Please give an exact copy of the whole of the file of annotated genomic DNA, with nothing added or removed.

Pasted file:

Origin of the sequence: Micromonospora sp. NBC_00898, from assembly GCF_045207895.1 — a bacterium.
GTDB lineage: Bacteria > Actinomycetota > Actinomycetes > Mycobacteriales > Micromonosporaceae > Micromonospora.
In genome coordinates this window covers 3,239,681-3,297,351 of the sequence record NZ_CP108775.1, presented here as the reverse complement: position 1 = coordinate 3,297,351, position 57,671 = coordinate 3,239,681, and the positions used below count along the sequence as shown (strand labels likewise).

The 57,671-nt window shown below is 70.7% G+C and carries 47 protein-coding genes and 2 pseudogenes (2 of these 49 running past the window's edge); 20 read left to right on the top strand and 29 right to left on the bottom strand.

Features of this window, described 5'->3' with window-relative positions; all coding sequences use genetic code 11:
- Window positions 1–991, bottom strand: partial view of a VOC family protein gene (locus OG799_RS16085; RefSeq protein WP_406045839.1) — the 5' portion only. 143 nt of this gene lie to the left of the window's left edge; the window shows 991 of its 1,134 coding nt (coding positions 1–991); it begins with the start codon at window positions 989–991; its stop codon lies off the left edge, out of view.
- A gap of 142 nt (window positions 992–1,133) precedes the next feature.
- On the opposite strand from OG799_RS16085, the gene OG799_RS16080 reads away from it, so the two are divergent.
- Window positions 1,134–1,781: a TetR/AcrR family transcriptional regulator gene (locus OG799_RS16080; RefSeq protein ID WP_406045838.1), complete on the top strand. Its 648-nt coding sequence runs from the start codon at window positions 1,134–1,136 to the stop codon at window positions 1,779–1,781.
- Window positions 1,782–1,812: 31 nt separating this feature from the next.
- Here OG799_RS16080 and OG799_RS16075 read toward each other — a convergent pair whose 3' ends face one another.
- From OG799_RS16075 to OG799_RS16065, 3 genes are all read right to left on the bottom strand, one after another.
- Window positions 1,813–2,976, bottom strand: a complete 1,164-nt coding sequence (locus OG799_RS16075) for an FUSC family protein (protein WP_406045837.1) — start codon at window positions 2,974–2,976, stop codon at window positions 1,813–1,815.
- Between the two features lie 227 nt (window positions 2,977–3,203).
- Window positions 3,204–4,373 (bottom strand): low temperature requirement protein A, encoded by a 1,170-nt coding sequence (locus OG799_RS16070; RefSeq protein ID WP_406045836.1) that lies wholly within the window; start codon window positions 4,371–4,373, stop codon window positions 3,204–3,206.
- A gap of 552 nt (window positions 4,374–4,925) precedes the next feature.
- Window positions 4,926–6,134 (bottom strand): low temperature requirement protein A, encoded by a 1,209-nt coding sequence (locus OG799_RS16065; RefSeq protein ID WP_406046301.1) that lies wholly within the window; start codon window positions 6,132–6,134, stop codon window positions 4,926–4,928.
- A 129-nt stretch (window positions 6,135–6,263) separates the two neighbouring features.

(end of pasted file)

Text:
Origin of the sequence: Micromonospora sp. NBC_00898, from assembly GCF_045207895.1 — a bacterium.
GTDB lineage: Bacteria > Actinomycetota > Actinomycetes > Mycobacteriales > Micromonosporaceae > Micromonospora.
In genome coordinates this window covers 3,239,681-3,297,351 of the sequence record NZ_CP108775.1, presented here as the reverse complement: position 1 = coordinate 3,297,351, position 57,671 = coordinate 3,239,681, and the positions used below count along the sequence as shown (strand labels likewise).

The 57,671-nt window shown below is 70.7% G+C and carries 47 protein-coding genes and 2 pseudogenes (2 of these 49 running past the window's edge); 20 read left to right on the top strand and 29 right to left on the bottom strand.

Features of this window, described 5'->3' with window-relative positions; all coding sequences use genetic code 11:
- Window positions 1–991, bottom strand: partial view of a VOC family protein gene (locus OG799_RS16085; RefSeq protein WP_406045839.1) — the 5' portion only. 143 nt of this gene lie to the left of the window's left edge; the window shows 991 of its 1,134 coding nt (coding positions 1–991); it begins with the start codon at window positions 989–991; its stop codon lies off the left edge, out of view.
- A gap of 142 nt (window positions 992–1,133) precedes the next feature.
- On the opposite strand from OG799_RS16085, the gene OG799_RS16080 reads away from it, so the two are divergent.
- Window positions 1,134–1,781: a TetR/AcrR family transcriptional regulator gene (locus OG799_RS16080; RefSeq protein ID WP_406045838.1), complete on the top strand. Its 648-nt coding sequence runs from the start codon at window positions 1,134–1,136 to the stop codon at window positions 1,779–1,781.
- Window positions 1,782–1,812: 31 nt separating this feature from the next.
- Here OG799_RS16080 and OG799_RS16075 read toward each other — a convergent pair whose 3' ends face one another.
- From OG799_RS16075 to OG799_RS16065, 3 genes are all read right to left on the bottom strand, one after another.
- Window positions 1,813–2,976, bottom strand: a complete 1,164-nt coding sequence (locus OG799_RS16075) for an FUSC family protein (protein WP_406045837.1) — start codon at window positions 2,974–2,976, stop codon at window positions 1,813–1,815.
- Between the two features lie 227 nt (window positions 2,977–3,203).
- Window positions 3,204–4,373 (bottom strand): low temperature requirement protein A, encoded by a 1,170-nt coding sequence (locus OG799_RS16070; RefSeq protein ID WP_406045836.1) that lies wholly within the window; start codon window positions 4,371–4,373, stop codon window positions 3,204–3,206.
- A gap of 552 nt (window positions 4,374–4,925) precedes the next feature.
- Window positions 4,926–6,134 (bottom strand): low temperature requirement protein A, encoded by a 1,209-nt coding sequence (locus OG799_RS16065; RefSeq protein ID WP_406046301.1) that lies wholly within the window; start codon window positions 6,132–6,134, stop codon window positions 4,926–4,928.
- A 129-nt stretch (window positions 6,135–6,263) separates the two neighbouring features.